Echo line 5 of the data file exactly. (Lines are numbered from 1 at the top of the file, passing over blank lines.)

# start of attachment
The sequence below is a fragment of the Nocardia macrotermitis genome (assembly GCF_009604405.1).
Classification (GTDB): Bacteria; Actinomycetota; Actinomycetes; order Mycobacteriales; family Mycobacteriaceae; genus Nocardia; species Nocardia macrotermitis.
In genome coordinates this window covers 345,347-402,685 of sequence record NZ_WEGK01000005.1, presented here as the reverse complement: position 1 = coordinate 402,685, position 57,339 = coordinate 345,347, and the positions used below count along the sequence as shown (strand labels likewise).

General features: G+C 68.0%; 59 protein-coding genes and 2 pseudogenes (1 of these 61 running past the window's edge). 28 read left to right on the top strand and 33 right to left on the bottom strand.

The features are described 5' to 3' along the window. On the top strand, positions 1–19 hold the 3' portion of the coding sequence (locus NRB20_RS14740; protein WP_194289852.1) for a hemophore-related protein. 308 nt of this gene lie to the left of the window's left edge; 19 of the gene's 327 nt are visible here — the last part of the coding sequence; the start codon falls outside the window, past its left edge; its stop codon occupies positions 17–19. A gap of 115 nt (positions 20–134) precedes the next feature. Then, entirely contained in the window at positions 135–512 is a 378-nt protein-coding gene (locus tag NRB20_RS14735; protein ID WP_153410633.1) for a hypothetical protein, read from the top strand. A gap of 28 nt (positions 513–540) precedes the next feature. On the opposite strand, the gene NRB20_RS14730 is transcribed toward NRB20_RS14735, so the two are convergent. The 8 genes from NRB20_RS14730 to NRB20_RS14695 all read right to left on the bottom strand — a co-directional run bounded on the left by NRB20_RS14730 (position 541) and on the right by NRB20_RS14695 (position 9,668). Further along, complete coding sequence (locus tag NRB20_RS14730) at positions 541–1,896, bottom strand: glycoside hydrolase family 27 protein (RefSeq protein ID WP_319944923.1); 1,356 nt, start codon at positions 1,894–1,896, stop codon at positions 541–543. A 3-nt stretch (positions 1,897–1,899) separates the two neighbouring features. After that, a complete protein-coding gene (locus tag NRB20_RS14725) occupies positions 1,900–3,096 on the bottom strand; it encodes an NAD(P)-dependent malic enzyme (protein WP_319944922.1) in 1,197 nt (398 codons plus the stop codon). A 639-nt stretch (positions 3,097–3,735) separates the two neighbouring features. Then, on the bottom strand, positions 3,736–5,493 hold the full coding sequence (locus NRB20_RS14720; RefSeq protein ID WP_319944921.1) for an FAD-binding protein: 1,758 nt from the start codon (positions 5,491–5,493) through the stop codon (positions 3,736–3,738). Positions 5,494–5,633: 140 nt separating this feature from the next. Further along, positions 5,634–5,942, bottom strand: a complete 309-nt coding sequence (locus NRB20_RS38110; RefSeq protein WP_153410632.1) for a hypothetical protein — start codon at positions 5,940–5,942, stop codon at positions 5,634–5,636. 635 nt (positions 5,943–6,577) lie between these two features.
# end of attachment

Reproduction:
The features are described 5' to 3' along the window. On the top strand, positions 1–19 hold the 3' portion of the coding sequence (locus NRB20_RS14740; protein WP_194289852.1) for a hemophore-related protein. 308 nt of this gene lie to the left of the window's left edge; 19 of the gene's 327 nt are visible here — the last part of the coding sequence; the start codon falls outside the window, past its left edge; its stop codon occupies positions 17–19. A gap of 115 nt (positions 20–134) precedes the next feature. Then, entirely contained in the window at positions 135–512 is a 378-nt protein-coding gene (locus tag NRB20_RS14735; protein ID WP_153410633.1) for a hypothetical protein, read from the top strand. A gap of 28 nt (positions 513–540) precedes the next feature. On the opposite strand, the gene NRB20_RS14730 is transcribed toward NRB20_RS14735, so the two are convergent. The 8 genes from NRB20_RS14730 to NRB20_RS14695 all read right to left on the bottom strand — a co-directional run bounded on the left by NRB20_RS14730 (position 541) and on the right by NRB20_RS14695 (position 9,668). Further along, complete coding sequence (locus tag NRB20_RS14730) at positions 541–1,896, bottom strand: glycoside hydrolase family 27 protein (RefSeq protein ID WP_319944923.1); 1,356 nt, start codon at positions 1,894–1,896, stop codon at positions 541–543. A 3-nt stretch (positions 1,897–1,899) separates the two neighbouring features. After that, a complete protein-coding gene (locus tag NRB20_RS14725) occupies positions 1,900–3,096 on the bottom strand; it encodes an NAD(P)-dependent malic enzyme (protein WP_319944922.1) in 1,197 nt (398 codons plus the stop codon). A 639-nt stretch (positions 3,097–3,735) separates the two neighbouring features. Then, on the bottom strand, positions 3,736–5,493 hold the full coding sequence (locus NRB20_RS14720; RefSeq protein ID WP_319944921.1) for an FAD-binding protein: 1,758 nt from the start codon (positions 5,491–5,493) through the stop codon (positions 3,736–3,738). Positions 5,494–5,633: 140 nt separating this feature from the next. Further along, positions 5,634–5,942, bottom strand: a complete 309-nt coding sequence (locus NRB20_RS38110; RefSeq protein WP_153410632.1) for a hypothetical protein — start codon at positions 5,940–5,942, stop codon at positions 5,634–5,636. 635 nt (positions 5,943–6,577) lie between these two features.